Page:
“Like many organisations, we felt that we spent a lot of time talking about what ‘we thought the customer wanted’, rather than connecting more deeply with them,” says Allan Lightbourne, chief digital officer at Tauranga City Council.
The executive team also wanted to create a better culture of community and customer centricity within the organisation.
These, he says, became the backdrop of the first rollout of the Net Promoter Score at the TCC, the first council in the Southern Hemisphere to implement the tool.
Their initial concerns for the project were two-fold, getting organisational buy in, and its impact on the council’s BAU activities.
So rather than go straight to a big project or business case, Lighbourne says the digital services team worked with one of the business units that was struggling with customer feedback.
“Focusing on a small agile and MVP approach, in two weeks we had a prototype up and running, with minimal effort required for the business unit. This approach made it easy for the business unit to be involved and also for us to collectively back out if required,” he states.
For the prototype, they had three objectives: Understand if customers would provide feedback, understand if feedback was valuable and help the connect/improve the customer experience, and understand if the feedback levels were maintained over time.
After two months, Lightbourne says all objectives have been achieved, and even exceeded targets. Other business units were lining up to be involved, wanting to implement NPS in their respective areas.
By the time we had begun implementing NPS in our third business unit, we found a number of surprises, says Lightbourne.
The teams were becoming really focused on improving their processes, based on customer feedback. There was a healthy competition between teams, as they worked to get top NPS and biggest improvement in scores.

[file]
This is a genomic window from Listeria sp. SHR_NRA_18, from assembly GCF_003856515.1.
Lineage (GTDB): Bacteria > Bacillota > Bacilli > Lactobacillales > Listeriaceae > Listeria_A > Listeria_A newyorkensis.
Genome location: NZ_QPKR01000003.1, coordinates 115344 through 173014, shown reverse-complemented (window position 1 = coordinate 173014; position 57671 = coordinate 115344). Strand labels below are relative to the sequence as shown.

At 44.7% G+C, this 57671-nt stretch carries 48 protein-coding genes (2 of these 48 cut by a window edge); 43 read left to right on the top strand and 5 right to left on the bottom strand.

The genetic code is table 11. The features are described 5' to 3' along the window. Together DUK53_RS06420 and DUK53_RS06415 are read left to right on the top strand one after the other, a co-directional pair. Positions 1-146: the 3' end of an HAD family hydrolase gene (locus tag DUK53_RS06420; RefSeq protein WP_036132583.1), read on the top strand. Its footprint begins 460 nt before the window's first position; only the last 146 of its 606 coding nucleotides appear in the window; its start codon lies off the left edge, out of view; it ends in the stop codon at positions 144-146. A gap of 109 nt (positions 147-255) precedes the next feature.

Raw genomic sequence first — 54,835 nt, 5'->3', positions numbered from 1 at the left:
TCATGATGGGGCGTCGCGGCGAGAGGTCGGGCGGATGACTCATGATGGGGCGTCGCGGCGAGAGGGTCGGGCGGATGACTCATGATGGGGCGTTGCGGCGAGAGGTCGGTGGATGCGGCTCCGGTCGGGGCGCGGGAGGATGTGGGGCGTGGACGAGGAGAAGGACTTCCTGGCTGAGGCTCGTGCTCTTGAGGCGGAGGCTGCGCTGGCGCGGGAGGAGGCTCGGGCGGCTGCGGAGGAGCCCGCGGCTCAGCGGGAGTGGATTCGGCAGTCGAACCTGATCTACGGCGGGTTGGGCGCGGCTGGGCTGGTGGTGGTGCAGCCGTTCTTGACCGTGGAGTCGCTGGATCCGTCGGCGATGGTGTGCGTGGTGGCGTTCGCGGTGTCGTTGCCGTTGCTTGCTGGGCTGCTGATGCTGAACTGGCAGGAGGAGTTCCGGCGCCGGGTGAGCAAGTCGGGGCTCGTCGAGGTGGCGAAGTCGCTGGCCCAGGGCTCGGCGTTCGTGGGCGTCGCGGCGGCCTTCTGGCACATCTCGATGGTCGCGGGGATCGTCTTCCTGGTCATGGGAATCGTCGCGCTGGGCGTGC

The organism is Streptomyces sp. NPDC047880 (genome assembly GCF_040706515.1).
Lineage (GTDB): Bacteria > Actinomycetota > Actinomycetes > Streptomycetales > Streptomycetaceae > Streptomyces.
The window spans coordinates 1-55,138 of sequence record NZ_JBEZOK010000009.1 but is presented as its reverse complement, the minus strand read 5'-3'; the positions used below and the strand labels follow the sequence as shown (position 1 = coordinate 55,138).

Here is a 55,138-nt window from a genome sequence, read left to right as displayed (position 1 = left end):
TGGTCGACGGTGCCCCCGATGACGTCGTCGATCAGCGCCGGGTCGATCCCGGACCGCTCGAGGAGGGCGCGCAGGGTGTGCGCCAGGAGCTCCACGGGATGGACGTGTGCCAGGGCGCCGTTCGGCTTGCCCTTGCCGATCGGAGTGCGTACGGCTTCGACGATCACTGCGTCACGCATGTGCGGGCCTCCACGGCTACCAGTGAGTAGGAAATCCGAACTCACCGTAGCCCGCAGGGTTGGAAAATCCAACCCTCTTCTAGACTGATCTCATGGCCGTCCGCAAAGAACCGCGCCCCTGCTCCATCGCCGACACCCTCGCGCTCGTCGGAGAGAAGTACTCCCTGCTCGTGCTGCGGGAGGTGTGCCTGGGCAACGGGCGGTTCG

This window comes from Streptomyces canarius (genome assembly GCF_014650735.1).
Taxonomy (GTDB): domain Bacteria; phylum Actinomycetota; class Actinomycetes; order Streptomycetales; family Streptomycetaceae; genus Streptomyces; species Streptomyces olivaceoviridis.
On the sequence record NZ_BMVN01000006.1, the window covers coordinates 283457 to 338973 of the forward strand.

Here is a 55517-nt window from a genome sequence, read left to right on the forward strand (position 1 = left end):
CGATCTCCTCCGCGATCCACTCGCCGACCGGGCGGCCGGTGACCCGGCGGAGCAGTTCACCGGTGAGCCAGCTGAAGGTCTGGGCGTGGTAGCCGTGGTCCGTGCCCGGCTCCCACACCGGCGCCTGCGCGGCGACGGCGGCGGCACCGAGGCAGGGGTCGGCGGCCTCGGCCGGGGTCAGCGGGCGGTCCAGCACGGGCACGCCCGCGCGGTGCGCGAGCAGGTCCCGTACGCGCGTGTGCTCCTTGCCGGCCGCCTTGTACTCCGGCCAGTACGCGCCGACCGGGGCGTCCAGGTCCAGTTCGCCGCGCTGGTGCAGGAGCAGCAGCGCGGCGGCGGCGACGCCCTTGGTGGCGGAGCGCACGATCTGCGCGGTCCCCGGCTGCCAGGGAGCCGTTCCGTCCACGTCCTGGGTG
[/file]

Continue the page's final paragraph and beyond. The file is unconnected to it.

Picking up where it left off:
They also discovered issues that have been impacting customers were being resolved, he says.
Lighbourne says as part of the project, the digital services team also prototyped robotic process automation.
We wanted to speed up processes, where the high manual effort was impacting the customer experience, he says. “These small, but important changes, also allowed our people the time to focus on higher value activities.”
They then built a suite of NPS Insights using PowerBI that provided the executive and councillors with an understanding of where their challenges and opportunities were.
This insight was rolled out as part of a wider BI programme of work
It was designed to make information from across our 48 business units available in real-time to anyone in the organisation, says Lightbourne.
Over a year on, Lightbourne says the NPS project continues to go strong.
“Not only has it changed the way that the organisation thinks about customer feedback, but it has made improving customer experience more visible and something that everyone in the organisation can be a part of,” he says.
He says the initiative was a finalist for the ALGIM Innovative Project of the year award, based on the technology, outcomes and approach.
Sparking agile mindset
The NPS project is an example of how the digital services team and its leaders are impacting the culture across the organisation.
“The leadership role in our journey is to model behaviours, set a clear plan and lead from the front,” says Lighbourne.
His team has replaced long sit-down meetings with daily standup and fortnightly team standups.
The weekly meetings focus on people and processes, he says. They start with health and safety at work issues, then cover off development and training for staff, and share stories about how the team is going and where they need to offer support.
“We talk about how we can provide our people with more experience inside or outside the organisation and get feedback from the wider organisation about our performance and how we can learn from this feedback,” says Lightbourne.
They also opened their standup meetings to the rest of the council.
“Not only do we encourage others to attend, but we also coach other teams on how to leverage stand-ups and Kanban boards,” he says.